Original link – http://www.bassplayer.com/artists/1171/knights-of-the-roundtable-queensrches-eddie-jackson-and-armored-saints-joey-vera-discuss-the-state-of-metal-bass/58822
By FREDDY VILLANO

Below are some excerpts from the original interview with both Joey Vera and Eddie Jackson (Queensrÿche). See the above link for the full interview.

What’s the difference between playing bass now versus when you were coming up?

Joey Vera – It’s really easy to get humbled these days scouring YouTube where you see these super young guys coming up. Some of these players now are crazy. We grew up in a different time—music and players were all so different. We’ re probably biased because we grew up in the ‘70s, but I feel like there were players that truly had their own voice and it was new and original at that time. Since then, and maybe it’s just the old man in me talking, I feel like a lot of things have been regurgitated and watered down. Not to say there aren’t any great new bands, because I really do enjoy many new bands and new players who could wipe the floor with me. But there’s something about having your own voice on your instrument and in your songwriting. It’s a little bit lacking these days. I wouldn’t say 100%, because there’s a lot of great music, but it’s harder to grasp onto new things because they are few and far between.

Eddie Jackson – Bass players back in the ‘70s came from this strange sort of melodic school. There was a lot of melody in their bass playing and it’s kind of a lost art. Nowadays you do find elements of that, but the difference between then and now, when it comes to bass lines and composition, is that there was a lot more melody back then.

Who are some of the players you find inspiring nowadays?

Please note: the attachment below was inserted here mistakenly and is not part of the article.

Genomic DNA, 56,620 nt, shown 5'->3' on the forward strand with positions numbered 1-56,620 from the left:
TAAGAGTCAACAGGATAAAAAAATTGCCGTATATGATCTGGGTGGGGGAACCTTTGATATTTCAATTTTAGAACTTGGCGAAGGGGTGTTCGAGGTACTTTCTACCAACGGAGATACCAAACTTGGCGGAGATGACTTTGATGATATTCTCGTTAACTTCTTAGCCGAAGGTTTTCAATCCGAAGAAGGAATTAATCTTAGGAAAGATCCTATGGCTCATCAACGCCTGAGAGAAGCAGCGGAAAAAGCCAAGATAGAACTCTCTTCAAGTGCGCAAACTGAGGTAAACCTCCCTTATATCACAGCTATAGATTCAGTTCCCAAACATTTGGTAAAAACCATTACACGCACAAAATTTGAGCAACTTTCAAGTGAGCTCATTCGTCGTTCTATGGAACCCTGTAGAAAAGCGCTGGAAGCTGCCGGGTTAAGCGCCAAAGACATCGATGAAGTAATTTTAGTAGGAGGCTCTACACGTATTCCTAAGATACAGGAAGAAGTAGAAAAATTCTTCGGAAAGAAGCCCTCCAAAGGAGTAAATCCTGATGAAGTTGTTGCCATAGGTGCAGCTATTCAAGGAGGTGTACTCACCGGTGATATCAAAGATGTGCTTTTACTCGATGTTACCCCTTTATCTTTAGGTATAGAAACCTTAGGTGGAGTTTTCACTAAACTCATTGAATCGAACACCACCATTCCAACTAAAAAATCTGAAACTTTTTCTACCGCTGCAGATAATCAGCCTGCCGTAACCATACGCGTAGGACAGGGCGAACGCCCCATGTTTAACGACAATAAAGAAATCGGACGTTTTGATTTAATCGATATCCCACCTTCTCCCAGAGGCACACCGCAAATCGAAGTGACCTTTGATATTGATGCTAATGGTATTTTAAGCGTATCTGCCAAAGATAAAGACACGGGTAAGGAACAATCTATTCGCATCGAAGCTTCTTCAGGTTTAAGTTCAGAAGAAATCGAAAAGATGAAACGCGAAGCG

JV – I’m often around the stuff that I consider my own work, so I don’t have a whole lot of free time to listen to other music. If I’m traveling that’s the chance that I’ll have to check out something new. But in the end, I always grab something like my old Thin Lizzy records [laughs]. So, I’m not really listening to anything new-new, but in the last 10 or 15 years I’ve become a big fan of the band Opeth. Martin Mendez is a great player. He’s not so much up in the mix on their records, but I’ve seen him live and he plays some killer stuff—they write really interesting songs. Justin Chancellor from Tool is another and Juan Alderete from the Mars Volta. Dan Briggs from Between the Buried and Me is another. I’m not such a big fan of death metal, but they’ve really pushed out into a King Crimson-like area.

You both play in guitar-driven bands. How do you get the bass to cut through?

EJ – It’s called a volume fader [laughing].

JV – It’s a little easier for me to have an influence on that when I’m working on an Armored Saint record because I end up being the producer. I can lean on the fader Ed is talking about. Having said that, it’s not all about me—I’m not that guy. I’m about the big picture. I pride myself more on being a songwriter than a bass player, so it’s not about my bass.
My involvement with Fates Warning is different, I’m not the producer, so I don’t have as much input and influence. But it’s still about the big picture and the song needs to be there, so I always go in there with that sort of democratic attitude. While I was tracking Theories of Flight (Inside Out Music, 2016) I was obsessed with Geddy Lee. So, I was trying to go after the Geddy Lee sound, but then I realized it’s not going to happen because Alex Lifeson is not in the band. And I’m also dealing with stereo guitars, super saturated sounds, the drums are very busy and there’s a lot going on in the kick drum. Bobby Jarzombek [Fates Warning drummer] played great on the record, but there’s not a lot of room.